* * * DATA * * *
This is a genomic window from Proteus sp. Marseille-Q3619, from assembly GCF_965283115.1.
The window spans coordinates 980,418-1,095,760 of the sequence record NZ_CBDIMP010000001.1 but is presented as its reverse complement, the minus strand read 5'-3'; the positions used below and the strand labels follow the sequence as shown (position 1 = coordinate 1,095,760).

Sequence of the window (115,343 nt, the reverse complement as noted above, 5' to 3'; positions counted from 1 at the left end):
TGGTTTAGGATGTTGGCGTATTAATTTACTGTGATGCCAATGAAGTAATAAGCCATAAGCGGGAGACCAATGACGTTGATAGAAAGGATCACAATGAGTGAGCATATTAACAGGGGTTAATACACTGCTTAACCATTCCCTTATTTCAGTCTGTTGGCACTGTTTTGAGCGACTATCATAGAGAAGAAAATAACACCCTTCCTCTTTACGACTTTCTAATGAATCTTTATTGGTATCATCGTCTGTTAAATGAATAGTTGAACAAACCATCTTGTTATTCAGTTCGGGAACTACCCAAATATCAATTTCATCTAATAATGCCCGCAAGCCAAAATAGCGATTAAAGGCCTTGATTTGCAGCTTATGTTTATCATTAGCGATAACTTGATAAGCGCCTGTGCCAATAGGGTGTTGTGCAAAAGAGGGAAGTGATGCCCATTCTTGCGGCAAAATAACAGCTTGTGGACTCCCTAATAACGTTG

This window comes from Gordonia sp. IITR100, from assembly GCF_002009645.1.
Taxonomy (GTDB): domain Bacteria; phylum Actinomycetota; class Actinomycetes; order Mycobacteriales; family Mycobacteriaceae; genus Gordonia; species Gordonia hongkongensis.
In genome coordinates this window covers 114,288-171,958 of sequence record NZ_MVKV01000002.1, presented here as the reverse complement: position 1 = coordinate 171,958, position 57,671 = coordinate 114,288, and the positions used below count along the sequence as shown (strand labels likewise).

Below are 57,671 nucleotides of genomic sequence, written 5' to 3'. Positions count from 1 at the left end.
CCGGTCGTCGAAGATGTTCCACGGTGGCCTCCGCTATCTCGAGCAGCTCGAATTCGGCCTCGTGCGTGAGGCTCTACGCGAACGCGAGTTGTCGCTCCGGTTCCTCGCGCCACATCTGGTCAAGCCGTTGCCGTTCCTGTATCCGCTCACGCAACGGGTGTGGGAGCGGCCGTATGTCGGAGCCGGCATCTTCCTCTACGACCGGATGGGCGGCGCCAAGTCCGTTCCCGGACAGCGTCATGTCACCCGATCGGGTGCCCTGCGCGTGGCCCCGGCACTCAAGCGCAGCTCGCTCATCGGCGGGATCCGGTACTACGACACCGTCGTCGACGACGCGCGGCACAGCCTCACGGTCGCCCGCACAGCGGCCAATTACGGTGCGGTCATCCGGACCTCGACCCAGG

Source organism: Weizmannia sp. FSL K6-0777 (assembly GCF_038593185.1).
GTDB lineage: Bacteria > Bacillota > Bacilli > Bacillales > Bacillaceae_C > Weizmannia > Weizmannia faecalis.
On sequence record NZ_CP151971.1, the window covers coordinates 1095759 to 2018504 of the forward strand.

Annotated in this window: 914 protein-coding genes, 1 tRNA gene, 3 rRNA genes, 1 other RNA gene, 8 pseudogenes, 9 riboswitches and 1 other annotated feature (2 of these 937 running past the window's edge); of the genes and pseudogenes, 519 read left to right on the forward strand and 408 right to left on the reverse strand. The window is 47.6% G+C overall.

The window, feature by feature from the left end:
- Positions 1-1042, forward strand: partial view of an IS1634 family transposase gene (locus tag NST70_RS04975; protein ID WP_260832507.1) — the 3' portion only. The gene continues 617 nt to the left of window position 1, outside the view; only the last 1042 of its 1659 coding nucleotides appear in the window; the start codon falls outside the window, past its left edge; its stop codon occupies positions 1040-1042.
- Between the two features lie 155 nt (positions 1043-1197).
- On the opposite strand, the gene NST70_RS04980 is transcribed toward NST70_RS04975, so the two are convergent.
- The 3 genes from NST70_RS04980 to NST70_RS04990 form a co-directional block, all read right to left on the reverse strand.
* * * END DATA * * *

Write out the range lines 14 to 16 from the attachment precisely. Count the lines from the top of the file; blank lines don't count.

The window, feature by feature from the left end:
- Positions 1-1042, forward strand: partial view of an IS1634 family transposase gene (locus tag NST70_RS04975; protein ID WP_260832507.1) — the 3' portion only. The gene continues 617 nt to the left of window position 1, outside the view; only the last 1042 of its 1659 coding nucleotides appear in the window; the start codon falls outside the window, past its left edge; its stop codon occupies positions 1040-1042.
- Between the two features lie 155 nt (positions 1043-1197).